Nina Easton and WORK in 2014

In the current issue of FORTUNE, Nina was decrying the boondoggle of the people “abusing” government handouts, instead of just getting job.
Dear Nina,
The title of your story: Time to Get Creative About Helping the Unemployed Back Into the Job Market poses a valuable challange and discusses a part of a larger issue, which you do not address.
Perhaps it is time to reevaluate the “truism” you quote, that “Nonwork is the surest route to poverty.”
This is February 2014. 
You are reflecting on an American Culture now past.
It is easy to sit at a comfortable desk, probably earning more than minimum wage, and critique the masses of unemployed, as if they were sub-humans and did not have the same rights, feelings and needs as you.
The current reality is a new age of higher efficiency and productivity with technological advancements in computers and robotic systems. Fewer people are needed to run automated systems. Often highly skilled (and well paying) jobs  no longer exist. Many jobs, jobs that built a solid middle class, have been either eliminated or off-shored, for the financial wellbeing of corporate institutions, their managers and shareholders..
With your impressive history, I’m surprised that your comments neglect to factor in many things that you must be conscious of:
1. Employees are, in general, no longer considered a part of the business “family”… to respect and be responsible to. They are now, essentially, independent contractors… but paid reduced wages that have, in no way, kept up with the spiraling costs of living.
2. Crudely put, the working class is getting screwed. Where during the glorious era, post WWII, work was abundant; corporate managers earned perhaps as much as 30 times a worker’s income. Today the ratio may be 130 times as high. Managers — including your interviewees, associates and peers, take home enough to live and consume richly.
3. The cost of living has continually risen, while wages rarely have. For the most part the middle class has been destroyed. 
4. Unions that remain are virtually powerless. Workers accept minimal wages and can’t speak out in fear that one of the multitude of out-of-workers will get their job.
5. Ronald Reagan’s economist Arthur Laffer talked of “trickle down economics.” That is pure B.S. 
Money is a closed system, like water. It flows up like evaporation, through purchases. When it rains back down the economy functions. If the bulk of money remains captured, there is a drought; the system is unsustainable.
6. Your analysis also neglects the money manipulators, who add no service or benefit to the wellbeing of the country or the economy. Their greed both triggered a massive, near catastrophic global depression. It wiped out the finances, living spaces and quality of life for millions of Americans. No wonder so many are in need of food stamps. Go tell your two year old to get economically responsible.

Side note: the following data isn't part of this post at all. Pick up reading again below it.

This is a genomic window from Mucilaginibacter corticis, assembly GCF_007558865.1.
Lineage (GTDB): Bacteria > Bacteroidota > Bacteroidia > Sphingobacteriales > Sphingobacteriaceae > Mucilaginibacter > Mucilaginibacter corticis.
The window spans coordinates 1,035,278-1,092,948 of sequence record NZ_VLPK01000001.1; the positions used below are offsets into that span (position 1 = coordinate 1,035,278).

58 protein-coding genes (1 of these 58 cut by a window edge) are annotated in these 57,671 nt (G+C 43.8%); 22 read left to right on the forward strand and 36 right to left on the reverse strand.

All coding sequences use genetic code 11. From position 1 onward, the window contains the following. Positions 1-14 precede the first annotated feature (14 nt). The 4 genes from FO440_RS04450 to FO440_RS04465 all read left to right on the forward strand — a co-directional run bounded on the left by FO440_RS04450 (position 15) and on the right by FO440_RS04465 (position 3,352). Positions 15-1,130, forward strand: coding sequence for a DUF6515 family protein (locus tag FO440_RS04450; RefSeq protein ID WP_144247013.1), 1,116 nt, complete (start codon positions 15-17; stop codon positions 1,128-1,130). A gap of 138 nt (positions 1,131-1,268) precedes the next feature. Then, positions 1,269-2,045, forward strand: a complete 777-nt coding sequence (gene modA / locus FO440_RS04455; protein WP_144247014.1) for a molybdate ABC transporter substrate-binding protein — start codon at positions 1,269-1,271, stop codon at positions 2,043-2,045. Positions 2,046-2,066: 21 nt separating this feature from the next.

7. We now have an upcoming generation with a significant percentage being undernourished and undereducated -and angry. This is our future. The American Dream, which once was the model for the world, is barely a reality for a significant part of our country. We are fast becoming equivalent to a third world nation.
One more thing. Just where are all these jobs you are offering people who might choose not to live in poverty?
Have you not heard of hundreds of people applying for one job?
Have you experienced the humiliation of standing for half an hour or more in a line of distressed people needing food stamps to feed their family?
The government aid programs, handouts if you will, are a bandaid to the real economic problem.
We need to design a new way for the masses of Americans (and the residents of other countries too) to live with a degree of comfort and self respect where there are not enough jobs to employ them. The basic parameters have changed. The rule-makers are too myopic to get it.
Global economist Jeremy Rifkin wrote a book in 1996, called: THE END OF WORK — The Decline of the Global Labor Force and the Dawn of the Post-Market Era. Obviously, not enough people read it or took it to heart.
What if, instead of being wage slaves, the masses of people were freed by technology to explore their freedom and creativity? If you choose to write, you are free to do so.
Working hours could be cut so that more people can work (if they choose) at a comfortable living wage.
Rifkin also suggests that the government funds nonprofits so that they can employ people to provide services that the government cannot do as well.
Shockingly, work and money, after all are not an end in themselves. They are the means to living a good, full, healthy life. (The visionary founders of our Constitution did not envision masses of wage slaves.)
Billions of government funding dollars can be re-allocated. 
I would propose that Trillions of dollars be shifted from our prodigious military budget. It would be better for our country and the entire planet if, instead of sending our young people to war, (or prison for infractions of outdated laws,)* that we send them to higher educational institutions.
Perhaps we can again become a beacon to the world.
*It is clearly understood that the military and prison establishments currently also wield prodigious power.
Marv Lyons



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